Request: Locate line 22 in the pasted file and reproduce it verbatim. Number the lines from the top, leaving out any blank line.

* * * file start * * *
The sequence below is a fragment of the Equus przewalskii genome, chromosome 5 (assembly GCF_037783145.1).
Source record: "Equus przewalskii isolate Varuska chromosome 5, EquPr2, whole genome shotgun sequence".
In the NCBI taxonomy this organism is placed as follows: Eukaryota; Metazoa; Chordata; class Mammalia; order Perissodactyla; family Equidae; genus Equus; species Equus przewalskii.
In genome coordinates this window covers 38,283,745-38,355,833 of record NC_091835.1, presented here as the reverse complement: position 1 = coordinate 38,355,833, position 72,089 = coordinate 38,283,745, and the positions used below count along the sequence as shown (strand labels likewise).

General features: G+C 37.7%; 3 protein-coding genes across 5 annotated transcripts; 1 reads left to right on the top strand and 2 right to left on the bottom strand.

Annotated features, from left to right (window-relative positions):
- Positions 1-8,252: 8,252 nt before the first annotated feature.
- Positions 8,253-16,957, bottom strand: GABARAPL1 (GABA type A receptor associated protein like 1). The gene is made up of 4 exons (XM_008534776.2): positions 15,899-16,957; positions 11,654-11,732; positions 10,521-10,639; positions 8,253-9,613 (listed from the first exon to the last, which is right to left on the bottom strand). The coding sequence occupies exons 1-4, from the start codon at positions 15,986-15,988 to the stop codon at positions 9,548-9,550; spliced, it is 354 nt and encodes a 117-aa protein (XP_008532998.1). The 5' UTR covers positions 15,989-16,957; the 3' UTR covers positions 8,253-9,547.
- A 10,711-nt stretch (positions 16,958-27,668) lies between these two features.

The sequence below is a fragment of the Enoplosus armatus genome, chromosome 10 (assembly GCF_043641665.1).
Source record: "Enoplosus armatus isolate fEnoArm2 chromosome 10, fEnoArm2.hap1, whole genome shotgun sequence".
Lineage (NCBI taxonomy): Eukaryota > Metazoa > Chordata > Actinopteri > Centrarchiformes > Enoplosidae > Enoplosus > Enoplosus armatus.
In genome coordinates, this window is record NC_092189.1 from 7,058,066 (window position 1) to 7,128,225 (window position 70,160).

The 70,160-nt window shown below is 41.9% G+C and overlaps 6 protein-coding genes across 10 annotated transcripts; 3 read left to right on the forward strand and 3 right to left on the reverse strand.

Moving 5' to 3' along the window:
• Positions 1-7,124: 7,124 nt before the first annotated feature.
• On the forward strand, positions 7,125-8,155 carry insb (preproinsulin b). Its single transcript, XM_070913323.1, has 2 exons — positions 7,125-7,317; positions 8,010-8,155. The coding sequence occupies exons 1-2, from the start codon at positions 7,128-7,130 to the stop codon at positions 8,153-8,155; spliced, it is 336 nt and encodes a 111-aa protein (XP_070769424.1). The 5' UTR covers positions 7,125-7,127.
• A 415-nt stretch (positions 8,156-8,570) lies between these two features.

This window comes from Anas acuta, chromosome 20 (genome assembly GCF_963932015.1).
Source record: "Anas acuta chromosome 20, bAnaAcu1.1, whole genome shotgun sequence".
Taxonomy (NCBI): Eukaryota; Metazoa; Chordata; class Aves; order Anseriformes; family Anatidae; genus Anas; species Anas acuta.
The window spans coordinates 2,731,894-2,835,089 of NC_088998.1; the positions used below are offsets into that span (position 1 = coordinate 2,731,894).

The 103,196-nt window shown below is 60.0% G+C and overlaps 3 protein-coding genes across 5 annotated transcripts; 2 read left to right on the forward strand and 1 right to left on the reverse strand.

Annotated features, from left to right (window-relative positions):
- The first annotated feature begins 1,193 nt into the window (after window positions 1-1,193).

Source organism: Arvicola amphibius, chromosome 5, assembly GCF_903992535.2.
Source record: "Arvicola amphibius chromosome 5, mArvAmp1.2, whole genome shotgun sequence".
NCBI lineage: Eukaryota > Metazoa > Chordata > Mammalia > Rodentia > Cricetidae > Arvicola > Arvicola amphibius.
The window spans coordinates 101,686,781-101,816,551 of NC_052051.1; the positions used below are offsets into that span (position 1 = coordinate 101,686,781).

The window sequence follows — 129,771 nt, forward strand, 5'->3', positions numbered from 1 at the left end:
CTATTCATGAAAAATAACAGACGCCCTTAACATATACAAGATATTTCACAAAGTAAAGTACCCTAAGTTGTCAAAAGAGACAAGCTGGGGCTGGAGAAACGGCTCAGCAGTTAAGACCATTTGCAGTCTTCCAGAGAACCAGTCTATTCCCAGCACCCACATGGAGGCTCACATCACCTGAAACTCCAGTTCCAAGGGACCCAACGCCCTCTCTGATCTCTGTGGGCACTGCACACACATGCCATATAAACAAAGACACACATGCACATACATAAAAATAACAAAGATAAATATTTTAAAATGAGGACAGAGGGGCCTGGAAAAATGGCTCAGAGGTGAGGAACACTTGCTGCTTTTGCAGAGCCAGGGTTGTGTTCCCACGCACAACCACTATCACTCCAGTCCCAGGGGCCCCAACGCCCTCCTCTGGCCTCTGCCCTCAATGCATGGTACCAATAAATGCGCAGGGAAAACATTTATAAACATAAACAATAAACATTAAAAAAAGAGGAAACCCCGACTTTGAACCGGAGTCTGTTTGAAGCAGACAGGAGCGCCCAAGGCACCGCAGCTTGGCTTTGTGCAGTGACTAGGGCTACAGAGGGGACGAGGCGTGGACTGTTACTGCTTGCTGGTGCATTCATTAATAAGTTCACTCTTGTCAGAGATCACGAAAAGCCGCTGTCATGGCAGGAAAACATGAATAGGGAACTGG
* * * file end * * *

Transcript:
The window spans coordinates 2,731,894-2,835,089 of NC_088998.1; the positions used below are offsets into that span (position 1 = coordinate 2,731,894).